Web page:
US Jazz Ambassadors
The soul of a nation translated into music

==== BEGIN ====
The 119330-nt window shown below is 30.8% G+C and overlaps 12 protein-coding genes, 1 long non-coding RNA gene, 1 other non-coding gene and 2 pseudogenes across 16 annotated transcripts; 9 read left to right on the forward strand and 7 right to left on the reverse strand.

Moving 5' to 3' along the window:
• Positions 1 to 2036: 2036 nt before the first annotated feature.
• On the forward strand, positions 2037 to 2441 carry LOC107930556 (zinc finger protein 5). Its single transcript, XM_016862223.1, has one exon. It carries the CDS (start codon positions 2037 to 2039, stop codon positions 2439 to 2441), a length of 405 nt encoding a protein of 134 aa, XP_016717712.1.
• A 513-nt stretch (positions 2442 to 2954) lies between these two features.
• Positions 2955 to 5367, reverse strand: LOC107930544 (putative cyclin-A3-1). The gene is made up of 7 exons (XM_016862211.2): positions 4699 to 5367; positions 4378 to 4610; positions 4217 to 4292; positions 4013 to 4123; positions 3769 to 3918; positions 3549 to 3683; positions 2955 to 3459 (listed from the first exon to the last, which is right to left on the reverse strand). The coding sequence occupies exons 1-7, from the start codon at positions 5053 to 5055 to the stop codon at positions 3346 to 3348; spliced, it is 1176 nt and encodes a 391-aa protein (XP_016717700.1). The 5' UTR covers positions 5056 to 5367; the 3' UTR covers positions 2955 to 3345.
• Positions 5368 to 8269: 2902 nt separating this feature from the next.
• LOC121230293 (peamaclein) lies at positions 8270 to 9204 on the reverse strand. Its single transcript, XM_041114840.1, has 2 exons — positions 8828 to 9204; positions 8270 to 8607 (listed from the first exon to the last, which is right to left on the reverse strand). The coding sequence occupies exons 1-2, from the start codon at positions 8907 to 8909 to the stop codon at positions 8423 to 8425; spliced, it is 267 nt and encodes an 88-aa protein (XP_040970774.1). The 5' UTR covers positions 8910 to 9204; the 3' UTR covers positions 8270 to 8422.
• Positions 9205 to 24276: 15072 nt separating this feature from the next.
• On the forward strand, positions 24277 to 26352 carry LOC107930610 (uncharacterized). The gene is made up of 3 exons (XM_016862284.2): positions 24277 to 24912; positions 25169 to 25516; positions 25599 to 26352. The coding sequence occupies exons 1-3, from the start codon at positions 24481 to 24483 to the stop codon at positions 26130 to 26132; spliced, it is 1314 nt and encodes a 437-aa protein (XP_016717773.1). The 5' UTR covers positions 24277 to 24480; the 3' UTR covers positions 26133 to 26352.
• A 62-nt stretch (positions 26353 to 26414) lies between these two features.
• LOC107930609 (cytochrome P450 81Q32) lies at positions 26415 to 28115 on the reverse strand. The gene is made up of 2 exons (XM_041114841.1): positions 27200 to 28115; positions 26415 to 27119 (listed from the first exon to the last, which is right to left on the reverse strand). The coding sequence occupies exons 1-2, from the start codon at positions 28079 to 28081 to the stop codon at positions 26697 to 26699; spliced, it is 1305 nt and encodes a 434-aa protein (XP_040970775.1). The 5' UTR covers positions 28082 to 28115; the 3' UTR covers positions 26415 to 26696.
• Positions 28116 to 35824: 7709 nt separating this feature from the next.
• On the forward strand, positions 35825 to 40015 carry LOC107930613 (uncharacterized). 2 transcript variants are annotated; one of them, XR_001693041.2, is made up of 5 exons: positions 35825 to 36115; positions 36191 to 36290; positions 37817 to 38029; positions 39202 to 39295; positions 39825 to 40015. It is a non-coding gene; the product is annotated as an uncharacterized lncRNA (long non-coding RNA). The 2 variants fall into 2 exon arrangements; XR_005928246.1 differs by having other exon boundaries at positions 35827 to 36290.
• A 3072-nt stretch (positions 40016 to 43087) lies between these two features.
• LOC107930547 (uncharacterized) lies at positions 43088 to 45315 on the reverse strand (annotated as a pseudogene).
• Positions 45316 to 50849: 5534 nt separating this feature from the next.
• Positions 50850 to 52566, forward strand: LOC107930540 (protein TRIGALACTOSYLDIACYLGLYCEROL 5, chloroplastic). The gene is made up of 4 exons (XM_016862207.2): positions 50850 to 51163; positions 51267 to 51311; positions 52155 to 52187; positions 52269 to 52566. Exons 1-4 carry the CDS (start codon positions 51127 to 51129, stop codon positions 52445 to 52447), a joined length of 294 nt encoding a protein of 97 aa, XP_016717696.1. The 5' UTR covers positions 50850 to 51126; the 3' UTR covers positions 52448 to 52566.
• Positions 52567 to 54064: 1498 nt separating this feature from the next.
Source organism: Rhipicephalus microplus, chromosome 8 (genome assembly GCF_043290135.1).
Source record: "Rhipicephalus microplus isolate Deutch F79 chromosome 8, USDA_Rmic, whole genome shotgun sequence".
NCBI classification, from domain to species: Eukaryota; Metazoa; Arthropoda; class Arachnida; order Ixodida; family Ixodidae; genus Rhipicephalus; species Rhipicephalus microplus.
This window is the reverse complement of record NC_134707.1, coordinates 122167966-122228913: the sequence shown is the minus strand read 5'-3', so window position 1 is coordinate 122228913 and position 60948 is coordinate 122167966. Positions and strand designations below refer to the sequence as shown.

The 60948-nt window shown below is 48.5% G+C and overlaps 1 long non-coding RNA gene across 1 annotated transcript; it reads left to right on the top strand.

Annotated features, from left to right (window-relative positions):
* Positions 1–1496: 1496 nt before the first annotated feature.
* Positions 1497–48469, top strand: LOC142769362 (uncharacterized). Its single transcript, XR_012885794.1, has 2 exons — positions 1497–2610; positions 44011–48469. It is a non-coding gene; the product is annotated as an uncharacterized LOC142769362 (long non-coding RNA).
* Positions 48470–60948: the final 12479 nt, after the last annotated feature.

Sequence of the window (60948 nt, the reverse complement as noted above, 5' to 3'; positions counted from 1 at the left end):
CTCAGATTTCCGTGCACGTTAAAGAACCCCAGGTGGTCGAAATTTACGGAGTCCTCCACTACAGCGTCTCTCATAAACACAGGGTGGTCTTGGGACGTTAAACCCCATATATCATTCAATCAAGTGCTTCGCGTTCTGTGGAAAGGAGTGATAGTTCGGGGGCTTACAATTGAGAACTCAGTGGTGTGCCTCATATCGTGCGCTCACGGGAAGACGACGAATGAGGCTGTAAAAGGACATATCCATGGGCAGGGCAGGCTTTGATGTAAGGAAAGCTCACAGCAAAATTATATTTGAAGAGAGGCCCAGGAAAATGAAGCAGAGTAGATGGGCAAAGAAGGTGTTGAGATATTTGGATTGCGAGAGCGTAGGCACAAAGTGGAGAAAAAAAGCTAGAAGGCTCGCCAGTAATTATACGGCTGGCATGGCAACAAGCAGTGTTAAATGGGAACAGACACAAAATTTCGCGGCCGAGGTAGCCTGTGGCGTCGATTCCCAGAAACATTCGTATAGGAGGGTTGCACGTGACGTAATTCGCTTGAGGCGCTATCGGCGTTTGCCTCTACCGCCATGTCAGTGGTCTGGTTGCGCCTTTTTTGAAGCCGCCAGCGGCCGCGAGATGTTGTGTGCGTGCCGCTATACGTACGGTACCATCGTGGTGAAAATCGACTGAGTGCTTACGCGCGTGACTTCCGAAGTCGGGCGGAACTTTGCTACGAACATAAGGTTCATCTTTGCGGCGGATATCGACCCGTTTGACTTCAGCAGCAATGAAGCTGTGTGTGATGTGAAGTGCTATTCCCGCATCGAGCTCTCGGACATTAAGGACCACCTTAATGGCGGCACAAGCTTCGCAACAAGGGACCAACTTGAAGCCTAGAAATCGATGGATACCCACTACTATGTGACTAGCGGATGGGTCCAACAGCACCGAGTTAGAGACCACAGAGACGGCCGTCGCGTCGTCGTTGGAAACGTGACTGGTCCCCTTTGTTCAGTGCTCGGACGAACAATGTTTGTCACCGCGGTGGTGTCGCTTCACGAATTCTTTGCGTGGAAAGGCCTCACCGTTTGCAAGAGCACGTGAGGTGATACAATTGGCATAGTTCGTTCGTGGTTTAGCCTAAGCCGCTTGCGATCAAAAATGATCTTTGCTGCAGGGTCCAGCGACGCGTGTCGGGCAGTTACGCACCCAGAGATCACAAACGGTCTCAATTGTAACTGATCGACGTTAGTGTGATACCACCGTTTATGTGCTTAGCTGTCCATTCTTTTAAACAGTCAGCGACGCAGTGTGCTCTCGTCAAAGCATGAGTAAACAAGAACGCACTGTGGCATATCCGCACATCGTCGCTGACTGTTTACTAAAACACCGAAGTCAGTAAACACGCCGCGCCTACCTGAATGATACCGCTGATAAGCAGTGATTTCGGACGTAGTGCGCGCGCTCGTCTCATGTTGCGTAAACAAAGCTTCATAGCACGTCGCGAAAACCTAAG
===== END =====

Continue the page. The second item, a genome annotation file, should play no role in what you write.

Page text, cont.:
It was Adam Clayton Powell Jr., a US representative from Harlem, who first suggested that instead of sending symphonies and ballet groups abroad, the US should be sending jazz musicians. This way he said, the world would get to see the real Americana. Jazz was a lively and inspiring home-grown art form capable of captivating the world, and as novelist Ralph Ellison described it: an artistic counterpart to the American political system. The soloist can play anything he wants as long as he stays within the tempo and the chord changes — just as, in a democracy, the individual can say or do whatever he wants as long as he obeys the law. The Jazz Ambassador tours lasted many weeks, featuring some of the US' greatest jazz musicians such as Dizzie Gillespie (1956), Louis Armstrong (1961) and Benny Goodman (1962). At a time when America's image was tarnished across the world, the heart and soul of the nation was translated into a rhythm the rest of the world could understand and appreciate. From the dusty streets of Cairo to the very heart of the Soviet Union, American Jazz Ambassadors would set out to prove that their nation was anything but culturally barbaric, as was often claimed in Soviet propaganda at the time.